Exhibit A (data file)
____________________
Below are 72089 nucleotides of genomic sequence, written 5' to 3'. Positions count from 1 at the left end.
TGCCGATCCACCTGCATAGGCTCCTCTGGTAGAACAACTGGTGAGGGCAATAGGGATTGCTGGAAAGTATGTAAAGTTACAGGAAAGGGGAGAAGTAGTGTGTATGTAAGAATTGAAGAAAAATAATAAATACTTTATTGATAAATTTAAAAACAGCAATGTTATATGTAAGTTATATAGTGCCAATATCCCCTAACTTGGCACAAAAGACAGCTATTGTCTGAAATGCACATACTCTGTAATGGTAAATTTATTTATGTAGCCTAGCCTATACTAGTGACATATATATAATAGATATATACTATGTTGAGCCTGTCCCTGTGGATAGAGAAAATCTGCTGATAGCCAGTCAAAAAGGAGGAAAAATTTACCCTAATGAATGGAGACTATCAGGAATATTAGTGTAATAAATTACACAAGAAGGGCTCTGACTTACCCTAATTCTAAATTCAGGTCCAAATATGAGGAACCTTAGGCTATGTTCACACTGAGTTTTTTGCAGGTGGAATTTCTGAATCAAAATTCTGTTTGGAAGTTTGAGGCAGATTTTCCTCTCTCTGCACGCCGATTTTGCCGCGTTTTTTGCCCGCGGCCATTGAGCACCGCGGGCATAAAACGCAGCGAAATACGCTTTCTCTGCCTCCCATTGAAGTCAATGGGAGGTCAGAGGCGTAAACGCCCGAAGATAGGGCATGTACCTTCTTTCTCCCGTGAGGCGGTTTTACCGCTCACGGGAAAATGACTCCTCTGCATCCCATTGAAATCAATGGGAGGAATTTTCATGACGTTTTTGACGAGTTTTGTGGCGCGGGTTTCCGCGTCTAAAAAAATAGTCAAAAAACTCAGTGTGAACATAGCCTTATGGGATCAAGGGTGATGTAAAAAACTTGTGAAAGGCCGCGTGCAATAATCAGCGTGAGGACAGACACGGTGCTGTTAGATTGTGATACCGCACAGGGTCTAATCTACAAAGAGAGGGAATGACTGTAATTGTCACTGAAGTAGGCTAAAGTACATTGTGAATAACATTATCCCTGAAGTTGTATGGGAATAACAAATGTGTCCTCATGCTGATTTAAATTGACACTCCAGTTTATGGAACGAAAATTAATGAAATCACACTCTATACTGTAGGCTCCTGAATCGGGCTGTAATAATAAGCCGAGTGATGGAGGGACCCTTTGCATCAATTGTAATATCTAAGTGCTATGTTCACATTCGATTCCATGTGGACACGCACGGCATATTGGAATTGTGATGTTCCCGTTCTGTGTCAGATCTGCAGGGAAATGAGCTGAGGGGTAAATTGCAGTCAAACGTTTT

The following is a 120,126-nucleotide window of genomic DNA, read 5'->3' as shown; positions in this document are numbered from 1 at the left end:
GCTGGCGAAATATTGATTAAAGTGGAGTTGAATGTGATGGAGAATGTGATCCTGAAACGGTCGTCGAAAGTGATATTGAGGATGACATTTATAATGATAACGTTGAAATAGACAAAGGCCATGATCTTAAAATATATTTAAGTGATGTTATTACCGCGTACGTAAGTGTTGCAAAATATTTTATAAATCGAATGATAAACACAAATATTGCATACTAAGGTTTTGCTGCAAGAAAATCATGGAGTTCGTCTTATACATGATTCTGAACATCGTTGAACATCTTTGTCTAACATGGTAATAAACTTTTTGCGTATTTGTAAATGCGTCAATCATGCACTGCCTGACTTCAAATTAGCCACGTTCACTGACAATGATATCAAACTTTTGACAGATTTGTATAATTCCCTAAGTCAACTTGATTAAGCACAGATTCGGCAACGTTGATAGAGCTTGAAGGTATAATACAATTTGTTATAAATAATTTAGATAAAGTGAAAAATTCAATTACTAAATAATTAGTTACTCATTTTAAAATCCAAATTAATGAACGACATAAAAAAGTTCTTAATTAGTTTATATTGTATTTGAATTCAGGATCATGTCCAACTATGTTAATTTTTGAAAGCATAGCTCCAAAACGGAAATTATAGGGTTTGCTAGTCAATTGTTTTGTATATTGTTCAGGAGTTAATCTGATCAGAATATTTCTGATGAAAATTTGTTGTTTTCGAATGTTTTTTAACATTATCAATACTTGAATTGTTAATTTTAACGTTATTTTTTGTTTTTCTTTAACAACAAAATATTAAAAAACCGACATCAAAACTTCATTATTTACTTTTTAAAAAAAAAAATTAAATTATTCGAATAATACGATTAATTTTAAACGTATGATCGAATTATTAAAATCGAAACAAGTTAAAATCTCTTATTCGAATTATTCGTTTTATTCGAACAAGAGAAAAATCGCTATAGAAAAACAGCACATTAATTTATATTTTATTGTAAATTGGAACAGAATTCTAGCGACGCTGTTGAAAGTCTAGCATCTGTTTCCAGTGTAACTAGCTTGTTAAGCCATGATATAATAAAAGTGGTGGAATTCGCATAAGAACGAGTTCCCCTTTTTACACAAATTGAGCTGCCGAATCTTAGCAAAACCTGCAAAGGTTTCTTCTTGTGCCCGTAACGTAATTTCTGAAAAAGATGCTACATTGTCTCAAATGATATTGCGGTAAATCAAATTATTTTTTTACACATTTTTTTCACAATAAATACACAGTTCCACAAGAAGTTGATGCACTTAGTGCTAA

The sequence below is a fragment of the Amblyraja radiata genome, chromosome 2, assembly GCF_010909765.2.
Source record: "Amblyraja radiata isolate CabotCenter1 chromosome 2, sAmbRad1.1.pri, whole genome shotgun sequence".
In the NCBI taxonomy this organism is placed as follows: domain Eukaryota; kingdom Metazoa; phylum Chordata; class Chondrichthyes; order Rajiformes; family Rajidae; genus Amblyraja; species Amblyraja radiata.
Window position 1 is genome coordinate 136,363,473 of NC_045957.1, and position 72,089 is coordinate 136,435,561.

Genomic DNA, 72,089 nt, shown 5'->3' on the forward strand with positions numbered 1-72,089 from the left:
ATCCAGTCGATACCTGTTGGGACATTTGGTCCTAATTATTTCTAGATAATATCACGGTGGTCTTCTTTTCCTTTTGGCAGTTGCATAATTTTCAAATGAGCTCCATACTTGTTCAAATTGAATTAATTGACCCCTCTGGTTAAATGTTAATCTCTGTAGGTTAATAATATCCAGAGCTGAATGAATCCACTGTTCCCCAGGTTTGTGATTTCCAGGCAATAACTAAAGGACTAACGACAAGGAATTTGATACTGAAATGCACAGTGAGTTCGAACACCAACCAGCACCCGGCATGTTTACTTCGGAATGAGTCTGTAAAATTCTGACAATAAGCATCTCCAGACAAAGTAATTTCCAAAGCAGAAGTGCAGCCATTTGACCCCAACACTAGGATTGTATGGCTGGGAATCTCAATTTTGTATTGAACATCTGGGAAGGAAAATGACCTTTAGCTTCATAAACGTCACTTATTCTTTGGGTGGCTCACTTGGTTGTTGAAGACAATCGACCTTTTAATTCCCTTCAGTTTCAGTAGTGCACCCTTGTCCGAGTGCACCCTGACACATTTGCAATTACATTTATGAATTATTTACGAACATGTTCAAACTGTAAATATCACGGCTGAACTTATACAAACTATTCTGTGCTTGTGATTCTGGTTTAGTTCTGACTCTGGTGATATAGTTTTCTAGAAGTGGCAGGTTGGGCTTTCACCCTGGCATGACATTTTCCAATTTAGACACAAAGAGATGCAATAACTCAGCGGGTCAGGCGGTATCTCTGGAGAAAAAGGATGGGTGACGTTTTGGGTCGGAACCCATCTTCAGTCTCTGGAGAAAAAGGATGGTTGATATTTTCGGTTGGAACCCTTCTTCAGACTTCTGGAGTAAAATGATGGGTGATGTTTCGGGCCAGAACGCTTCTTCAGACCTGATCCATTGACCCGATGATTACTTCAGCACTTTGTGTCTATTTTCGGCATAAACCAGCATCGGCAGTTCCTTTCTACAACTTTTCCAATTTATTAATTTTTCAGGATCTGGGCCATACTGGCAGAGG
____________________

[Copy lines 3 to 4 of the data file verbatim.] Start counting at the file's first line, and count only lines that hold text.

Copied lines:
The following is a 120,126-nucleotide window of genomic DNA, read 5'->3' as shown; positions in this document are numbered from 1 at the left end:
GCTGGCGAAATATTGATTAAAGTGGAGTTGAATGTGATGGAGAATGTGATCCTGAAACGGTCGTCGAAAGTGATATTGAGGATGACATTTATAATGATAACGTTGAAATAGACAAAGGCCATGATCTTAAAATATATTTAAGTGATGTTATTACCGCGTACGTAAGTGTTGCAAAATATTTTATAAATCGAATGATAAACACAAATATTGCATACTAAGGTTTTGCTGCAAGAAAATCATGGAGTTCGTCTTATACATGATTCTGAACATCGTTGAACATCTTTGTCTAACATGGTAATAAACTTTTTGCGTATTTGTAAATGCGTCAATCATGCACTGCCTGACTTCAAATTAGCCACGTTCACTGACAATGATATCAAACTTTTGACAGATTTGTATAATTCCCTAAGTCAACTTGATTAAGCACAGATTCGGCAACGTTGATAGAGCTTGAAGGTATAATACAATTTGTTATAAATAATTTAGATAAAGTGAAAAATTCAATTACTAAATAATTAGTTACTCATTTTAAAATCCAAATTAATGAACGACATAAAAAAGTTCTTAATTAGTTTATATTGTATTTGAATTCAGGATCATGTCCAACTATGTTAATTTTTGAAAGCATAGCTCCAAAACGGAAATTATAGGGTTTGCTAGTCAATTGTTTTGTATATTGTTCAGGAGTTAATCTGATCAGAATATTTCTGATGAAAATTTGTTGTTTTCGAATGTTTTTTAACATTATCAATACTTGAATTGTTAATTTTAACGTTATTTTTTGTTTTTCTTTAACAACAAAATATTAAAAAACCGACATCAAAACTTCATTATTTACTTTTTAAAAAAAAAAATTAAATTATTCGAATAATACGATTAATTTTAAACGTATGATCGAATTATTAAAATCGAAACAAGTTAAAATCTCTTATTCGAATTATTCGTTTTATTCGAACAAGAGAAAAATCGCTATAGAAAAACAGCACATTAATTTATATTTTATTGTAAATTGGAACAGAATTCTAGCGACGCTGTTGAAAGTCTAGCATCTGTTTCCAGTGTAACTAGCTTGTTAAGCCATGATATAATAAAAGTGGTGGAATTCGCATAAGAACGAGTTCCCCTTTTTACACAAATTGAGCTGCCGAATCTTAGCAAAACCTGCAAAGGTTTCTTCTTGTGCCCGTAACGTAATTTCTGAAAAAGATGCTACATTGTCTCAAATGATATTGCGGTAAATCAAATTATTTTTTTACACATTTTTTTCACAATAAATACACAGTTCCACAAGAAGTTGATGCACTTAGTGCTAA